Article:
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Written Answers. - Breaking the Cycle Scheme.

Wednesday, 18 December 2002

Dáil Éireann Debate
Vol. 559 No. 6

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 34. Mr. Sherlock Information on Joe Sherlock Zoom on Joe Sherlock  asked the Minister for Education and Science Information on Noel Dempsey Zoom on Noel Dempsey  the progress made with regard to the Breaking the Cycle scheme since its introduction; the number of schools involved in the scheme in each year since its inception; and if he will make a statement on the matter. [26716/02]

[1485]Minister for Education and Science (Mr. N. Dempsey): Information on Noel Dempsey Zoom on Noel Dempsey The Breaking the Cycle pilot project was launched in 1996 and seeks to discriminate positively in favour of primary schools in selected urban and rural areas which have high concentrations of children who are at risk of not reaching their potential in the education system because of their socio-economic backgrounds. When the project was launched there were 33 schools in the urban dimension and 123 schools in the rural dimension. However, due to amalgamations and withdrawals there are now 32 designated disadvantaged schools included in the urban dimension and 120 small rural schools in the rural dimension. The 32 schools in the urban dimension are benefiting from a targeted programme of teacher and funding supports being made available. For the 120 small rural schools shared teacher and co-ordinator supports and funding supports are also made available.

It has been found, however, that Breaking the Cycle, in common with the disadvantaged areas scheme, does not take account of different levels of need. On this basis, a comprehensive survey of all primary schools was carried out by the Educational Research Centre in 2000, at the request of my Department. The purpose of the survey was to identify the level of concentration in each primary school of pupils with characteristics that are associated with educational disadvantage and early school leaving. The survey is the most comprehensive ever of the incidence of educational disadvantage in primary schools in Ireland and it provides a valuable basis for directing resources to the areas of greatest need. The survey outcome forms the basis of the new disadvantage programme, Giving Children an Even Break, a major initiative which was launched in January 2001 to tackle educational disadvantage at primary level over a three year period. Under Giving Children an Even Break, my Department's approach is refined to ensure that the individual at-risk pupils are targeted. Giving Children an Even Break subsumes the previous process of designation of schools that serve areas of educational disadvantage. In total, over 2,300 schools are now participating in the programme.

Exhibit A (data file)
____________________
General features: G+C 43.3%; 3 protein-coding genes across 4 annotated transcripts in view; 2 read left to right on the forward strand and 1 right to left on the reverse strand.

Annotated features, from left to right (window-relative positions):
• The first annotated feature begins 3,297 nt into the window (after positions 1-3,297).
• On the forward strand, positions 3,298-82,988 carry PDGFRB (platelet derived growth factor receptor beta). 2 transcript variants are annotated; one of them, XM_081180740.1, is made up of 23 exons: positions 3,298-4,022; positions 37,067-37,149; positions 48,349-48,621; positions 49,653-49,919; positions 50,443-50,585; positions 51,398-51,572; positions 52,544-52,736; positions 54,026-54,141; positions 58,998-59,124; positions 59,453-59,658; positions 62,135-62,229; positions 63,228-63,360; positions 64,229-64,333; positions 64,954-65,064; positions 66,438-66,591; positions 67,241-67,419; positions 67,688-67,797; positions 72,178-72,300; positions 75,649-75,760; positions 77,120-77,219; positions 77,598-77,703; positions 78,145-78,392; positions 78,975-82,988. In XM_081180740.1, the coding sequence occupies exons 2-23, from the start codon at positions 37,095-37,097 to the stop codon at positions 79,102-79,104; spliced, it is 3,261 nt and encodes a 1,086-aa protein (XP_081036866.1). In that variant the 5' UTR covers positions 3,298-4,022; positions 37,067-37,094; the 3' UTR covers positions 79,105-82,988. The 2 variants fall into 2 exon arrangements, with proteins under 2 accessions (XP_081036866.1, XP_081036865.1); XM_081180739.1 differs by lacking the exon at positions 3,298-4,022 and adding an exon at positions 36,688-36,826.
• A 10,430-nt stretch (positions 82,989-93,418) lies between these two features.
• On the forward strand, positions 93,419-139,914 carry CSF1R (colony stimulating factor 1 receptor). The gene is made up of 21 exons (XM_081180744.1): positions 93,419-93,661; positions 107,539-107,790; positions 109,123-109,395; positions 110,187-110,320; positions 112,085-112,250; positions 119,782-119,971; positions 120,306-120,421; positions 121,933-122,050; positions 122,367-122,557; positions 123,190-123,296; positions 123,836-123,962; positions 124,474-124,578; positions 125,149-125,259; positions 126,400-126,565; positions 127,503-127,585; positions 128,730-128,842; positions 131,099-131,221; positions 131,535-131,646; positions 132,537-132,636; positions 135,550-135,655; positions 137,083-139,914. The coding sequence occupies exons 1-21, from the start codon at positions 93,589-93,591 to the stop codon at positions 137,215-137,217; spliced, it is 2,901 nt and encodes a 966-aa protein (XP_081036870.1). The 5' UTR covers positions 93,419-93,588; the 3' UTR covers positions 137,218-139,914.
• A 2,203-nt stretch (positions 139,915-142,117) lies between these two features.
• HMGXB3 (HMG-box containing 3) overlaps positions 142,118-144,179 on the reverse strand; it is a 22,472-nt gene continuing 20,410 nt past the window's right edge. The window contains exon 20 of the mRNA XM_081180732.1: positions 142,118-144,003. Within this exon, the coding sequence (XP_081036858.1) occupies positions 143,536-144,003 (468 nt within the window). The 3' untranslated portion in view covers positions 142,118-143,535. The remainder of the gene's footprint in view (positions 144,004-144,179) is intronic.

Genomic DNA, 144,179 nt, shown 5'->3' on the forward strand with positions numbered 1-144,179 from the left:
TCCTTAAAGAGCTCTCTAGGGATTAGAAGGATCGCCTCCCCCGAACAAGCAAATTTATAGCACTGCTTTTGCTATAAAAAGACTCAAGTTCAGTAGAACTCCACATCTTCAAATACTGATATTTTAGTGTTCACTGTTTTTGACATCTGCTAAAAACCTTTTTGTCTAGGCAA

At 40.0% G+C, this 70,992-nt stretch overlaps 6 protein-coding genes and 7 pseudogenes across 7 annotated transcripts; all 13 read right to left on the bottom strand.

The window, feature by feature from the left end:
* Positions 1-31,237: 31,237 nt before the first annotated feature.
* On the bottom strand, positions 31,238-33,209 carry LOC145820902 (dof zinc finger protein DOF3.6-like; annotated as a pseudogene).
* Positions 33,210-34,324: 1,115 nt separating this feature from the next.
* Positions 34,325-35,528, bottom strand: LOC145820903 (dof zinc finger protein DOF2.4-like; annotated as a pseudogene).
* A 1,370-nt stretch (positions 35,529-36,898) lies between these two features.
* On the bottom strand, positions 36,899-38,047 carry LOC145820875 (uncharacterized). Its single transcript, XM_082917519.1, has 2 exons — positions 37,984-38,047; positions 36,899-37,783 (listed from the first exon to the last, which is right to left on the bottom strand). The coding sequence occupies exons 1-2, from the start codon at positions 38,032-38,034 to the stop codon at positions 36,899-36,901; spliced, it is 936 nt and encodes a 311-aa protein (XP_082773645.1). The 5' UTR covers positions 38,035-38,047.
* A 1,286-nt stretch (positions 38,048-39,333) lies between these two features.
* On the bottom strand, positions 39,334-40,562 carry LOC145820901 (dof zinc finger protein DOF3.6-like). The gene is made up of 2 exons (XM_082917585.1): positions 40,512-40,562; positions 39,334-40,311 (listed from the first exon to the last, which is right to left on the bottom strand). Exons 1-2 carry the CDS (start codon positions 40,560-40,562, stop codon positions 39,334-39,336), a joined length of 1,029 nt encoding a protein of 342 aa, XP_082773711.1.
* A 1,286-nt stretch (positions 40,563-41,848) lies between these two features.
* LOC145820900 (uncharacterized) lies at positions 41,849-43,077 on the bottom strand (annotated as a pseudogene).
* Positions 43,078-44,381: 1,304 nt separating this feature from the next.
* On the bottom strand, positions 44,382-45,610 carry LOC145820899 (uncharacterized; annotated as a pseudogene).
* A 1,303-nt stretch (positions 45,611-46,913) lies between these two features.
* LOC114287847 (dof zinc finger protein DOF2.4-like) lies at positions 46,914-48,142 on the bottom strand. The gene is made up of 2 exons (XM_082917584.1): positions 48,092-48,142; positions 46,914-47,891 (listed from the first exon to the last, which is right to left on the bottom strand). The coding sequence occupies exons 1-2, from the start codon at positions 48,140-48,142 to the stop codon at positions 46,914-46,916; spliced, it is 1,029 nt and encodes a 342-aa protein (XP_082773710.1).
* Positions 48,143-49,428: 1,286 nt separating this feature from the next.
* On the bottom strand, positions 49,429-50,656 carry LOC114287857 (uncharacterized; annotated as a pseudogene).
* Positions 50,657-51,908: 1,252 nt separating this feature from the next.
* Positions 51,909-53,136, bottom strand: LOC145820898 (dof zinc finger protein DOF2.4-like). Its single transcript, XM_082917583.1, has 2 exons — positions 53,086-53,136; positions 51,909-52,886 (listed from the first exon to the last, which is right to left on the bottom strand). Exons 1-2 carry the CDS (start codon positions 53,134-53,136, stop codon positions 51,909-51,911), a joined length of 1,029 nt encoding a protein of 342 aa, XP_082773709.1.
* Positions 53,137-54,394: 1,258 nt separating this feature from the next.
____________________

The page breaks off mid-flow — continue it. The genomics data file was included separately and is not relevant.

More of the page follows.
Giving Children an Even Break is a key component of my Department's strategy to discriminate positively in favour of children who are at risk of school failure or who are experiencing educational disadvantage. Schools in Giving Children an Even Break are in receipt of a range of additional supports including teacher posts and other non-teaching supports to be targeted at disadvantaged pupils. The additional supports provided reflect the level of concentration of pupils from educationally disadvantaged backgrounds in each school invited to participate in the programme.

All schools included in the Breaking the Cycle pilot project and those that were previously designated as disadvantaged will retain the resources allocated to them under those programmes. They may also qualify for additional resources under [1486]Giving Children An Even Break, based on the level of concentration of pupils at risk. Both Breaking the Cycle and Giving Children An Even Break are being monitored to ensure that they are addressing the needs of the educationally disadvantaged pupils targeted. Where modifications are required, the necessary changes will be made to incorporate these. In addition Giving Children an Even Break will be subject to independent evaluation to ensure that the programme is meeting its objectives. The evaluation will assist in its future development and the introduction of further interventions in this area.


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